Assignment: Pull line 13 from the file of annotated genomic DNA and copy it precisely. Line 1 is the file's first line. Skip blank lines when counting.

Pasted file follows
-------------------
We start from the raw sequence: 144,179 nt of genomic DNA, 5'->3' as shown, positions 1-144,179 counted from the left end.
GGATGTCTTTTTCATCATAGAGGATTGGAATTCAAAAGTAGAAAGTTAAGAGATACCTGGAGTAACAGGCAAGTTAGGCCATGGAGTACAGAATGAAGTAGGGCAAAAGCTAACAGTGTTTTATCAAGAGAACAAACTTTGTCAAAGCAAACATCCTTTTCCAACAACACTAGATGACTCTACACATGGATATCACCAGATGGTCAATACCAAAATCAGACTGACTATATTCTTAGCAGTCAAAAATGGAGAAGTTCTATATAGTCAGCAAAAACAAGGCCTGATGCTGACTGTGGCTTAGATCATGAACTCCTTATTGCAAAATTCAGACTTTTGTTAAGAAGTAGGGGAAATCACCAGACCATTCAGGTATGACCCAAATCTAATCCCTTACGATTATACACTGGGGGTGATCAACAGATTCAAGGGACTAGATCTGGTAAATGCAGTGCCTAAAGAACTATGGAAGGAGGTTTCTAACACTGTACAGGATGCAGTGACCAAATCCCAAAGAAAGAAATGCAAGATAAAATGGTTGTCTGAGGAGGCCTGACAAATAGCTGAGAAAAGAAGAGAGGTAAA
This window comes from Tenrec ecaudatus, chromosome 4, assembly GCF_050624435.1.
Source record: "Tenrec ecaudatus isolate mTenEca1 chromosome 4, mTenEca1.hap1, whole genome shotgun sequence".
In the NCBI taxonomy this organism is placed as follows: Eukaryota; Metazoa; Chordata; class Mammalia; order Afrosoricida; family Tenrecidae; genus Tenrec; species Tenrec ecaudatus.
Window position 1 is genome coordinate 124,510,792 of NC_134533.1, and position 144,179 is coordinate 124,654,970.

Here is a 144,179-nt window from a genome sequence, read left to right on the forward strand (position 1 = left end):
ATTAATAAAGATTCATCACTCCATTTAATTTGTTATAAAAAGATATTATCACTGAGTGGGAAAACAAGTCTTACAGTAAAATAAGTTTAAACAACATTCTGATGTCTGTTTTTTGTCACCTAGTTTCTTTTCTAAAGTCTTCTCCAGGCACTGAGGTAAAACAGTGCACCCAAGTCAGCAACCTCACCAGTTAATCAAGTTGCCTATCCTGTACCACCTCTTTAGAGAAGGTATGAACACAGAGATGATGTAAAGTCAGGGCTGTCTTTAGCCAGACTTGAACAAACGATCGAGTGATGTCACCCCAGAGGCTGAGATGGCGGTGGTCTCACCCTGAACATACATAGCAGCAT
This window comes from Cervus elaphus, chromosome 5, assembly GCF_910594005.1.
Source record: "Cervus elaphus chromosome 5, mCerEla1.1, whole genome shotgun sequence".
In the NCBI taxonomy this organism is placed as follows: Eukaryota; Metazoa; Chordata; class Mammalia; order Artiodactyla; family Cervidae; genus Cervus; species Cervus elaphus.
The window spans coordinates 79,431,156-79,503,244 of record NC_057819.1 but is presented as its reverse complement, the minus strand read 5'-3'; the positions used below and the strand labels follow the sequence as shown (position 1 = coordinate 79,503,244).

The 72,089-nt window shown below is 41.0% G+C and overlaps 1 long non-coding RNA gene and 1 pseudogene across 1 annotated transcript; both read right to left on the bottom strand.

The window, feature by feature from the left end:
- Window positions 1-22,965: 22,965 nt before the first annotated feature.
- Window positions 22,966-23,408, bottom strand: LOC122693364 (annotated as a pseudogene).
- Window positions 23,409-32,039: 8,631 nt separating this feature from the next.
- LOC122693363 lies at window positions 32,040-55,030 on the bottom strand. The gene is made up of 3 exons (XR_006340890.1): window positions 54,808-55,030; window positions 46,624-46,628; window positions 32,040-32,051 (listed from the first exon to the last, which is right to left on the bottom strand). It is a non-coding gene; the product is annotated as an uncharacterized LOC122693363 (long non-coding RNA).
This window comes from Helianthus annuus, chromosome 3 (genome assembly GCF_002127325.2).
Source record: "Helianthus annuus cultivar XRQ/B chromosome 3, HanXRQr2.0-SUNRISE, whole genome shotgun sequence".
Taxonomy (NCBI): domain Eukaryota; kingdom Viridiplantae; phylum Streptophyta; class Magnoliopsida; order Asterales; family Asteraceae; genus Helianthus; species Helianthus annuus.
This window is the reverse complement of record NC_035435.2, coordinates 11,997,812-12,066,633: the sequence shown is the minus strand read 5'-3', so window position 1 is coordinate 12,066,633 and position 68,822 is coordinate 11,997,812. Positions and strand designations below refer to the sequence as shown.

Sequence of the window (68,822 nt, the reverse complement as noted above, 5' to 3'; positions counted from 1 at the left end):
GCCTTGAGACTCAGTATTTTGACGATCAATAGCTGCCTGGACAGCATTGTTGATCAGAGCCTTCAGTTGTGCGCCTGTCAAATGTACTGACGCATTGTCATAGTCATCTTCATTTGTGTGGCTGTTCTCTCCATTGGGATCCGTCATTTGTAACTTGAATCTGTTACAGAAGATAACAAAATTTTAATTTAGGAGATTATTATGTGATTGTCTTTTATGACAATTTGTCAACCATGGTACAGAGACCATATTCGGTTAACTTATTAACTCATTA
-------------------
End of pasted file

The 72,089-nt window shown below is 41.0% G+C and overlaps 1 long non-coding RNA gene and 1 pseudogene across 1 annotated transcript; both read right to left on the bottom strand.